I vaguely remember in the lead up to Christmas feeling overwhelmed and frustrated about unfinished lists. Blissfully fuzzy now are all such silly things. I remember the gifts, too many to count. In the telling I am happy all over again.
This year we got three days of an odd snow and freezing rain combination right before Christmas. Holidays can’t be ruined by weather, but it can make them sing a little more. I watched the rain come down and felt a little melancholy about the inevitable destruction of good skating ice on the pond.
Christmas Eve (twas the time for cleaning madly) I opened the outside door to see my daughter’s boots thrown on the snowy ground. Irritated, I commanded into the cold for her to come and explain. She didn’t answer. Her brothers smiled and pointed.
Girl one was skating. All over the yard, around the house, and out into the pasture. Instead of melting the snow or leaving divots all over the place, the freezing rain had hardened six inches of snow into a very hard and smooth surface. Christmas day kids were sledding, skating, and Cross Country skiing, all on the same hills and fields, sometimes side by side.
My favourite gift was a song. Boy one on the piano, girl one on the violin, boy and girl two singing. The First Noel. A surprise performance for me.
The day after Christmas, we went to see my brother and his family. We didn’t fight moving from beds to car. For most of nine hours travelling, we were kind to each other. We have no idea how it happened. I feel asleep that night with gratitude (and wonder). Two families of six (who see each other twice a year) were in a three bedroom house for days. The joy inside me was so loud, I hardly heard the kids.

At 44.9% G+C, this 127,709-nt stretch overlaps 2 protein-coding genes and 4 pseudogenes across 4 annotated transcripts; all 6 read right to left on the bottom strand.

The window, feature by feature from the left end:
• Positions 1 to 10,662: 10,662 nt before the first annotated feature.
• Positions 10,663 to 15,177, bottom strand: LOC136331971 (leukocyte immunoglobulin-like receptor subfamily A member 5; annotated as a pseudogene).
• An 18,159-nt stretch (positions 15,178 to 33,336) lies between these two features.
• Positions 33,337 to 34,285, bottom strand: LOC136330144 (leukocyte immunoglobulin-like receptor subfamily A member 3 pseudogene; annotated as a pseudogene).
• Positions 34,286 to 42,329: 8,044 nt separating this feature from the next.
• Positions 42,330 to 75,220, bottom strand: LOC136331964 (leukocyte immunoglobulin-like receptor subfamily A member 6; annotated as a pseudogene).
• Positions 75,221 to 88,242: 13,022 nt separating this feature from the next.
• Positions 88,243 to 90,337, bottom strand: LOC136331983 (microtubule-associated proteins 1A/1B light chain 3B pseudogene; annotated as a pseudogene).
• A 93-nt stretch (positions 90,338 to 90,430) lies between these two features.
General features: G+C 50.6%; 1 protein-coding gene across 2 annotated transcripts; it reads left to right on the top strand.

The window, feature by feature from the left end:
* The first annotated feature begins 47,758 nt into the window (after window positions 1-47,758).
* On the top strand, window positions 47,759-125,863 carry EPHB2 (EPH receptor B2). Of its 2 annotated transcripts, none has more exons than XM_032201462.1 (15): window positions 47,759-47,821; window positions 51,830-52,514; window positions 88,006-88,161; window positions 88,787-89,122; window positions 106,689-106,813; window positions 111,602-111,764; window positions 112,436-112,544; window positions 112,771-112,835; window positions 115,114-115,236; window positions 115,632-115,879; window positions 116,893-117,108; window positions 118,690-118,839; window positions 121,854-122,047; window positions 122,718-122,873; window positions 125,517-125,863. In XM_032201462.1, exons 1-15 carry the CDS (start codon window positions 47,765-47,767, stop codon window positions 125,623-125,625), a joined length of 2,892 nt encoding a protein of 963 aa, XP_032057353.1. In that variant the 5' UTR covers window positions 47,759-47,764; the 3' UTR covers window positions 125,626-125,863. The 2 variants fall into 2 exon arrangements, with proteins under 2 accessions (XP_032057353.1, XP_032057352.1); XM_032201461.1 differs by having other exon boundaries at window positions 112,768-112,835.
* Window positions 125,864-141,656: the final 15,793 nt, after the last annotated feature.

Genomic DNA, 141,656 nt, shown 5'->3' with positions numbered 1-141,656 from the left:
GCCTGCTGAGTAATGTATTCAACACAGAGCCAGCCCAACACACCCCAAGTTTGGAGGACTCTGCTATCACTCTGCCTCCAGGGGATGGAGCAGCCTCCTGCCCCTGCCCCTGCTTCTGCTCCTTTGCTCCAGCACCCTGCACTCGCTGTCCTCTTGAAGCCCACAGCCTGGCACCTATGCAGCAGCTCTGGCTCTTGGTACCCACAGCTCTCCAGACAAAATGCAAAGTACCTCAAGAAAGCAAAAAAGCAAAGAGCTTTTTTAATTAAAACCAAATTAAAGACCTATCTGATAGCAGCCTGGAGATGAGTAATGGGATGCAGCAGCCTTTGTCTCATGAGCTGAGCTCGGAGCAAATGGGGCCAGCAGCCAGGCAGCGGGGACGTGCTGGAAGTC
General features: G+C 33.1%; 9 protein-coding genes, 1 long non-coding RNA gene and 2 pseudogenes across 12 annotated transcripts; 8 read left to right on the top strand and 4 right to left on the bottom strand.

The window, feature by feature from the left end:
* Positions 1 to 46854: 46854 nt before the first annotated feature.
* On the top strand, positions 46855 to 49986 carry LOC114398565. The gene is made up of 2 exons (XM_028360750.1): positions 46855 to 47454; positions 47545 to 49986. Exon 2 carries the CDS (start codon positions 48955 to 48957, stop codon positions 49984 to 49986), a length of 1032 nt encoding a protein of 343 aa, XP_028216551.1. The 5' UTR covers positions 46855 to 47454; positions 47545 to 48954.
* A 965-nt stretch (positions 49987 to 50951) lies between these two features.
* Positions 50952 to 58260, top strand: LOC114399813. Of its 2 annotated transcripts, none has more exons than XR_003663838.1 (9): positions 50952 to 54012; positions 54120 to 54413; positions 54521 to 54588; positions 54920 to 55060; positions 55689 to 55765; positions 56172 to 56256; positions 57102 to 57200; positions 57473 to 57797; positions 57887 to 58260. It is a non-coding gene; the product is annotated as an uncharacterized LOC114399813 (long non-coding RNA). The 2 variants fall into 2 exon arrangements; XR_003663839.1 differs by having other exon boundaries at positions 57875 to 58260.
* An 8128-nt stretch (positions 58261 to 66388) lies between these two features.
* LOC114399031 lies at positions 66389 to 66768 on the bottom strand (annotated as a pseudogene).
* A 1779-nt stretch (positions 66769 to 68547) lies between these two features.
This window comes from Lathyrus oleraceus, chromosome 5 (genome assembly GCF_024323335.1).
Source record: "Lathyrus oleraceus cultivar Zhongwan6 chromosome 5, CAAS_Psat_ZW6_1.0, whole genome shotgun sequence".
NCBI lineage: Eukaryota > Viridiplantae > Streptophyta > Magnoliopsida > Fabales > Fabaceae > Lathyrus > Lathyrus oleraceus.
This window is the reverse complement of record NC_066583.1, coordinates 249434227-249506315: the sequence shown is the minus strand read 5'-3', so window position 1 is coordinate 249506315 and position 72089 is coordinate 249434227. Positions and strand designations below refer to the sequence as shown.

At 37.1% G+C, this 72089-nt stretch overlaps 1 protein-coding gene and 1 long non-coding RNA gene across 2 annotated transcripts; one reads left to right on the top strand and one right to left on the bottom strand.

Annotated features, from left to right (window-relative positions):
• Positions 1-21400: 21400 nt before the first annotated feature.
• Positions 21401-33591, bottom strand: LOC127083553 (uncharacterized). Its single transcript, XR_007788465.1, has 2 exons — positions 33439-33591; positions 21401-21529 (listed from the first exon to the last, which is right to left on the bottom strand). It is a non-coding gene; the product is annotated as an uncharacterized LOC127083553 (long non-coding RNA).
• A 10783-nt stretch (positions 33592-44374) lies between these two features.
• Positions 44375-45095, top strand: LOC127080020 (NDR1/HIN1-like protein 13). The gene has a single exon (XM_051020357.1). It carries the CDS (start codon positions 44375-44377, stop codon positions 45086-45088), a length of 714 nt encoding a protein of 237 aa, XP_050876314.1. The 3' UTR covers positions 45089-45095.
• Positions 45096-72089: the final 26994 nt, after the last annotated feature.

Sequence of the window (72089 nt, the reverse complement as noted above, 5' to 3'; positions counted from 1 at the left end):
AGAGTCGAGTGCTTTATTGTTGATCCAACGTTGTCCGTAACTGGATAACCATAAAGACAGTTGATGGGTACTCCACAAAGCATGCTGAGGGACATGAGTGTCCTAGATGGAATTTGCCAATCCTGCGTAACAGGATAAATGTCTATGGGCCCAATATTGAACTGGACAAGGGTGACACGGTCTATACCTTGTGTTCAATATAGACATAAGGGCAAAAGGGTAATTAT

I love my sister-in-law to death. I also find her organization inspiring. I started sorting and organizing the night we got home and for almost the entire next day. More order and hope are already flooding the place as I head into another day of home improvements.
In closing, the commentary department:
I am in the laundry room. Boy one puts his arms around me from behind.
“Thanks. What’s that for?”
“I feel like I’ve been a jerk today. I just wanted to say that.”
Mid morning on the first, So what if I can’t marry a Dutch girl (like my brother did) at least I can learn from one cleaning day. The girls had cleaning rags in hand. I was arranging shoes. “We’re like Cinderella,” said Girl one. “We work all the time, but we’re really happy.”
During our anniversary celebration, discussion of marriage commenced.
“You guys fight a lot,” said one cheery voice.
I wasn’t sure how to take the appraisal. It surprised me. I was deciding how depressed to feel when boy two interjected, sincere and insistent.
“Mom and Dad don’t fight a lot, Mom’s just right a lot.”
Ah, my young shining knight . . .